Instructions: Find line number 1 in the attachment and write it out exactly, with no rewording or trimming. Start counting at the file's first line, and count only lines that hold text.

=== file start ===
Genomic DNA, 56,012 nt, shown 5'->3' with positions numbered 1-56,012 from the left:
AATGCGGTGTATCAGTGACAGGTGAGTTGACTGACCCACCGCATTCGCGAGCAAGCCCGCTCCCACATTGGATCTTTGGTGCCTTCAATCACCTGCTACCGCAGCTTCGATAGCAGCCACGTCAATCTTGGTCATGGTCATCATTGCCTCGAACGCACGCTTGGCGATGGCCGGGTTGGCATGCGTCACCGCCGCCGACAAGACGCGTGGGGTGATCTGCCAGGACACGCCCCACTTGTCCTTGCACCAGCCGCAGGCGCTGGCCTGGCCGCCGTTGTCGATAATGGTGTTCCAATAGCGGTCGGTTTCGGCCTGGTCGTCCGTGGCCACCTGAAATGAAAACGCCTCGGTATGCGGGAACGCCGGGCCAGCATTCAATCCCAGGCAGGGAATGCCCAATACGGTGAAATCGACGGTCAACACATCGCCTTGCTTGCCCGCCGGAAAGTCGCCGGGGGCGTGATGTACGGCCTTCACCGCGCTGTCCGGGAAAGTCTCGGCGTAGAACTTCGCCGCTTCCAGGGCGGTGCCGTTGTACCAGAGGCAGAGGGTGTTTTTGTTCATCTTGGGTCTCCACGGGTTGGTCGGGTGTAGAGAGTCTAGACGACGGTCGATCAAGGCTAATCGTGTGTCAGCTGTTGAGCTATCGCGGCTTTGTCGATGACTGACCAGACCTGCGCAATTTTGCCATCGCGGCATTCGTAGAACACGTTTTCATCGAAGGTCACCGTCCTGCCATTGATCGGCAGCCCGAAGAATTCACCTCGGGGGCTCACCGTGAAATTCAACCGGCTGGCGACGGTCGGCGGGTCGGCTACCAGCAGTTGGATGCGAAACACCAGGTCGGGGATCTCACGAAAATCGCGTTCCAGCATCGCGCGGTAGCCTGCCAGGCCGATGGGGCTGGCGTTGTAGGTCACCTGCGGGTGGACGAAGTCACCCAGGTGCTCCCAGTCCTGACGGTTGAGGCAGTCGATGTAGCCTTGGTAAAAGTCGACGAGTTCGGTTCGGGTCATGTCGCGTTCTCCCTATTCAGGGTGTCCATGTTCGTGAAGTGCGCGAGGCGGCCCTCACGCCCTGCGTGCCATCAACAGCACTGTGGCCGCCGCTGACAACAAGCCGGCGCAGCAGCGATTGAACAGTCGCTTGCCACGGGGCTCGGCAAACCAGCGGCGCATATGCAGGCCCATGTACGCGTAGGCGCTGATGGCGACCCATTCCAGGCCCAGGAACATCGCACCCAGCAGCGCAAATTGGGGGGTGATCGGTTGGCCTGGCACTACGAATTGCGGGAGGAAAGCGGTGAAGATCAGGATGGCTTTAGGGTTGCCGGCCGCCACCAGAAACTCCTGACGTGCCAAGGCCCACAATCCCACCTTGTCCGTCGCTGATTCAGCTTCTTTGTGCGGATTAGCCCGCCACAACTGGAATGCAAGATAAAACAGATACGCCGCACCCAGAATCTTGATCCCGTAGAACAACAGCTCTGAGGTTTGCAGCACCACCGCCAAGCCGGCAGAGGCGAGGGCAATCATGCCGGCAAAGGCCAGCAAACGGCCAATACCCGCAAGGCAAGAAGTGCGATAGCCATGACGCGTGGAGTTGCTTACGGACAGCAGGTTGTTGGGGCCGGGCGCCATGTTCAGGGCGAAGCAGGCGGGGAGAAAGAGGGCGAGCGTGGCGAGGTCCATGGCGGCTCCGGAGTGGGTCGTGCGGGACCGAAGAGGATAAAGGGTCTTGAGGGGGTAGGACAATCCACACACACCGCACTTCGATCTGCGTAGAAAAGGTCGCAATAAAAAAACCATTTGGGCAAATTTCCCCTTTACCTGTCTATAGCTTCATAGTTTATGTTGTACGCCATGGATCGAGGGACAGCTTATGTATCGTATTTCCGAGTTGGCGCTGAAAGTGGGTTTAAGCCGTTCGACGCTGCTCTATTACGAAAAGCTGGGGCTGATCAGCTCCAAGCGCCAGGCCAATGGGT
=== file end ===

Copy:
Genomic DNA, 56,012 nt, shown 5'->3' with positions numbered 1-56,012 from the left: